The petitioner has repeatedly asked the scrutiny committee to investigate the PTI employees’ bank accounts which had been illegally used as a front to collect donations. Despite sharing ample evidence till date, the ECP scrutiny committee had made no effort to investigate these accounts under PTI pressure, according to the petitioner.

He said the committee continued to keep PTI records and bank statements secret against ECP orders. According to him, the record includes 23 PTI bank accounts revealed on the SBP instructions and mostly kept secret from the ECP under ‘documented’ PTI pressure.

The foreign funding case against the ruling PTI has been pending before the ECP since November 2014.

Talking to reporters outside the ECP office, petitioner Babar said it was incumbent on the scrutiny committee to probe the front accounts of PTI employees illegally used to collect donations. He said the committee was a fact-finding body but instead of probing and digging out facts, the committee has chosen to keep evidence secret, which was not only illegal but also raised fundamental questions on the transparency of the whole scrutiny process.

On August 27, last year, Mr Babar said, the ECP rejected the initial scrutiny report filed after a gap of 28 to 29 months. A report prepared in secrecy without even authenticating the evidence or probing leads would remain merely an attempt to cover facts, he alleged. This would not be allowed even if it meant seeking SC intervention. He said the ECP was responsible for the committee’s conduct. The commission could not isolate itself from the lack of transparency and blatant violations of due process by the scrutiny committee.

The petitioner said he had faced death threats and fake cases. Lately he was offered any post of choice including the position of Senate chairman that he declined as the foreign funding case was not for his personal but national gains.


COAS witnesses Jidarul Hadeed in Thar desert

February 16, 2021

KARACHI: Chief of Army Staff (COAS) General Qamar Javed Bajwa on Monday visited training area in Thar Desert near Chhor where he witnessed the integrated maneuvers of infantry and mechanized forces in a defensive role.

The army chief witnessed the training exercise, Jidarul Hadeed, wherein the operational capability of field formations operating in desert is being tested in near battlefield environment, according to a statement issued by the Inter-Services Public Relations (ISPR).

The troops have been undergoing this exercise under strenuous field conditions for over two weeks. It will culminate on Feb 28.

Gen Bajwa was earlier given a detailed briefing by exercise commander in the field area on the aim and objectives of the ongoing exercise and drills/procedures being practised to ensure complete dominance in the battlefield.

Training exercise to conclude on 28th

While lauding the standard of training of the participating troops, the army chief expressed his complete satisfaction over operational preparedness and combat readiness of the formation.

Vigorous training and highest standard of preparedness in peacetime were the only guarantors of peace, the COAS said.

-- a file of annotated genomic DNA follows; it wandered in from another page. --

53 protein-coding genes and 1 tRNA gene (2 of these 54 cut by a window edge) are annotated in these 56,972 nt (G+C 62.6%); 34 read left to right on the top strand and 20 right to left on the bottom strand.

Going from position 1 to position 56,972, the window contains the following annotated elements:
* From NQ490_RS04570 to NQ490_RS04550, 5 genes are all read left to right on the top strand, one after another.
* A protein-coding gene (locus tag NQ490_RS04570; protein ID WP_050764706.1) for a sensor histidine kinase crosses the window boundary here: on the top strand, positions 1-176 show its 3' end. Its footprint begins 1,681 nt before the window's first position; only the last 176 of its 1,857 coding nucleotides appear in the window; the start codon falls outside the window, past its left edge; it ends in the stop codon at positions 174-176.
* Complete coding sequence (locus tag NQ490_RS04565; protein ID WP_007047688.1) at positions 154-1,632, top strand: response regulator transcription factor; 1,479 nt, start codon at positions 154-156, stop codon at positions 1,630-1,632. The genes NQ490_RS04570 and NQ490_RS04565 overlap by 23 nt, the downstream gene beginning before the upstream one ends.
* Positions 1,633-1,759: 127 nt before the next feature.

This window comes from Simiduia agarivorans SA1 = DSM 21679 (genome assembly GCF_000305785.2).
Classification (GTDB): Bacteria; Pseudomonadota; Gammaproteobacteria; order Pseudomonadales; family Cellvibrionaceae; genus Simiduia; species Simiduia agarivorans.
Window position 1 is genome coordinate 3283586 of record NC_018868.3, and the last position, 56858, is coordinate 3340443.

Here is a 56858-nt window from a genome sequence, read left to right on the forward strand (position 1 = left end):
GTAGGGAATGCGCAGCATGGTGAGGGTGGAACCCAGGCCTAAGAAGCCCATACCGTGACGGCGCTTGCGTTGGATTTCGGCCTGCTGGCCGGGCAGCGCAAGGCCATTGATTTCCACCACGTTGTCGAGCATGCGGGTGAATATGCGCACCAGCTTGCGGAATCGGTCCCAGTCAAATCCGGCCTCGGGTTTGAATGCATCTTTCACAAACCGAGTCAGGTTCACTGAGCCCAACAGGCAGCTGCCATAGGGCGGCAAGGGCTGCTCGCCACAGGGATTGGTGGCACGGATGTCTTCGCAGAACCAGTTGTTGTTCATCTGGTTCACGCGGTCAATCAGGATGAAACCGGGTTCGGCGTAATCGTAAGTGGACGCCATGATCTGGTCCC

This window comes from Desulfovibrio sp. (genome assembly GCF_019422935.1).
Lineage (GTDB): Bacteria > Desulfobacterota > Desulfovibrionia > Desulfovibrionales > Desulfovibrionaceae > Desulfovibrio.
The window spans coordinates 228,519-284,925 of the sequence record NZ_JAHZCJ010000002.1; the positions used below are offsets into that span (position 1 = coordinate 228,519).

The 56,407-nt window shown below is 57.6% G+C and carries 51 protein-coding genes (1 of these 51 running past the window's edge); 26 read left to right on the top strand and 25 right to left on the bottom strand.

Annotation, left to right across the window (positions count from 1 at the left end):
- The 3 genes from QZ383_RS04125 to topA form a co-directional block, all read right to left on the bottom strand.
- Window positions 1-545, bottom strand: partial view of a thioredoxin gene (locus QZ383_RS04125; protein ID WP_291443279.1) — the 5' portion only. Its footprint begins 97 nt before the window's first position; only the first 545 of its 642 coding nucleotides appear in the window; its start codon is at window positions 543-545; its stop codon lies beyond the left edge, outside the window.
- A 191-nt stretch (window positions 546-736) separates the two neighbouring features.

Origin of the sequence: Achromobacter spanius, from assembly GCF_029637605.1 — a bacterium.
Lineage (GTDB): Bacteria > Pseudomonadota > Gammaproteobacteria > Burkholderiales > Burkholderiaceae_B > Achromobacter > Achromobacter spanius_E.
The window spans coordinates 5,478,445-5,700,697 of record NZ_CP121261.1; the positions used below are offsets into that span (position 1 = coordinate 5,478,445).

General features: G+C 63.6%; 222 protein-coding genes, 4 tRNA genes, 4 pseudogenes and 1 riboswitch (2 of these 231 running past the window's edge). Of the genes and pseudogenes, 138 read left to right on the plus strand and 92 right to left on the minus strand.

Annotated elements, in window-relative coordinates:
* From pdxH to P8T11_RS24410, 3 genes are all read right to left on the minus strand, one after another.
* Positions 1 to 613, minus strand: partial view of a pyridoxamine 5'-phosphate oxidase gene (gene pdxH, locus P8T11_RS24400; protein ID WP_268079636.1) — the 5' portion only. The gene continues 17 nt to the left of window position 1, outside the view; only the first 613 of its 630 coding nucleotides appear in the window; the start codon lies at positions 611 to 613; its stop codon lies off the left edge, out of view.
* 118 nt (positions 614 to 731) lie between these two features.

Earlier, on arrival at the exercise area, the COAS was received by Corps Commander Lt Gen Nadeem Ahmed Anjum.





Allows herdsmen do their business – Miyetti Allah tells Nigerians

February 16, 2021

By Seun Opejobi

Miyetti Allah Cattle Breeders Association of Nigeria, MACBAN, has appealed to Nigerians to allow herders carry out their businesses peacefully.

MACBAN’s Southeast Zonal Chairman, Gidado Siddiki, said herdsmen should be allowed to carry out their businesses until a beneficial alternative is provided.

Speaking in Enugu, Siddiki appealed to Nigerians to seek a common solution amid the insecurity challenges in the country.

Siddiki also cautioned Nigerians against utterances capable of spreading fear among Nigerians.

He said: “The spate of insecurity and outbursts of emotive utterances across the country is further fanning the embers of fears among Nigerians.

“For the ordinary man, the situation is enough to infer that Nigeria might just be on the verge of activating its emergency security mode.

“What we face today is a situation where the misdemeanor of others have rubbed off largely on us but these trials shall come to pass.

“We only ask to be allowed to do our business until such a time when viable and more beneficial options are realised.”

This is coming at a time the Bauchi State branch of the group called on the government to allow carrying of arms by herdsmen.

Sadiq Ibrahim Ahmed, Chairman of MACBAN in Bauchi State, said herdsmen and Nigerians should be allowed to carry arms to protect themselves amid the spate of insecurity.

Ahmed had also accused the government of irresponsibility in the area of ensuring the security of lives and property of Nigerians.


Somalia, UN seek over $1B for humanitarian assistance

Mohammed Dhaysane 



Mogadishu and the UN on Monday sought $1.09 billion to assist Somalis in need of humanitarian assistance in 2021.

The federal government of Somalia and the UN's Office for Coordination of Humanitarian Affairs launched the 2021 Humanitarian Response Plan.

The plan aims to assist 4 million people out of the 5.9 million in need of assistance including IDPs, host communities, refugees, and returnees, to access life-saving assistance, basic services, and livelihood support.

Adam Abdelmoula, the UN representative in Somalia, said the funding is needed to counter the "triple threat" of climate shocks, locusts, and COVID-19.


Separatists kill 3 soldiers in southwestern Cameroon